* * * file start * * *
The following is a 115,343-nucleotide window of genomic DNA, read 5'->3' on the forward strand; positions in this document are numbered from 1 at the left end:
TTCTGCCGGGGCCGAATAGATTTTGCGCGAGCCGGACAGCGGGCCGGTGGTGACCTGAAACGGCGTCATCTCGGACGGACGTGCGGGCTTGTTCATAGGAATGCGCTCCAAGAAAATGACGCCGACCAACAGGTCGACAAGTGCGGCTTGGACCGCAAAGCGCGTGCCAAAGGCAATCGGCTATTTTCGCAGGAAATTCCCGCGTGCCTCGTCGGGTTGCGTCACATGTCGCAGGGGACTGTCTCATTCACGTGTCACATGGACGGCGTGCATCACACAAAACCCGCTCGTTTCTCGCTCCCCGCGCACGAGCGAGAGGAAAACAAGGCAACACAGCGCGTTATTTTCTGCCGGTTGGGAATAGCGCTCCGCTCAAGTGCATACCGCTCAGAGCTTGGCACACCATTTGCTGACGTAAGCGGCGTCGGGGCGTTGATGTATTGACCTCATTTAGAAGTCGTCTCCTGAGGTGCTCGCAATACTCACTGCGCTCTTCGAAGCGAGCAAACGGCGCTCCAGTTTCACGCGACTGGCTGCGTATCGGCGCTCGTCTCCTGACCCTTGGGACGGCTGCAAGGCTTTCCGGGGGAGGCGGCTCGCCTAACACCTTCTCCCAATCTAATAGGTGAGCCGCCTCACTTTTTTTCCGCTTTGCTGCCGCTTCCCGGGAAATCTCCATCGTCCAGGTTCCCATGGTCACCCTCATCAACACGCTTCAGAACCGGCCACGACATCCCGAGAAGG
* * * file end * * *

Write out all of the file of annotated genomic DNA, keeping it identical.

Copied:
The following is a 115,343-nucleotide window of genomic DNA, read 5'->3' on the forward strand; positions in this document are numbered from 1 at the left end:
TTCTGCCGGGGCCGAATAGATTTTGCGCGAGCCGGACAGCGGGCCGGTGGTGACCTGAAACGGCGTCATCTCGGACGGACGTGCGGGCTTGTTCATAGGAATGCGCTCCAAGAAAATGACGCCGACCAACAGGTCGACAAGTGCGGCTTGGACCGCAAAGCGCGTGCCAAAGGCAATCGGCTATTTTCGCAGGAAATTCCCGCGTGCCTCGTCGGGTTGCGTCACATGTCGCAGGGGACTGTCTCATTCACGTGTCACATGGACGGCGTGCATCACACAAAACCCGCTCGTTTCTCGCTCCCCGCGCACGAGCGAGAGGAAAACAAGGCAACACAGCGCGTTATTTTCTGCCGGTTGGGAATAGCGCTCCGCTCAAGTGCATACCGCTCAGAGCTTGGCACACCATTTGCTGACGTAAGCGGCGTCGGGGCGTTGATGTATTGACCTCATTTAGAAGTCGTCTCCTGAGGTGCTCGCAATACTCACTGCGCTCTTCGAAGCGAGCAAACGGCGCTCCAGTTTCACGCGACTGGCTGCGTATCGGCGCTCGTCTCCTGACCCTTGGGACGGCTGCAAGGCTTTCCGGGGGAGGCGGCTCGCCTAACACCTTCTCCCAATCTAATAGGTGAGCCGCCTCACTTTTTTTCCGCTTTGCTGCCGCTTCCCGGGAAATCTCCATCGTCCAGGTTCCCATGGTCACCCTCATCAACACGCTTCAGAACCGGCCACGACATCCCGAGAAGG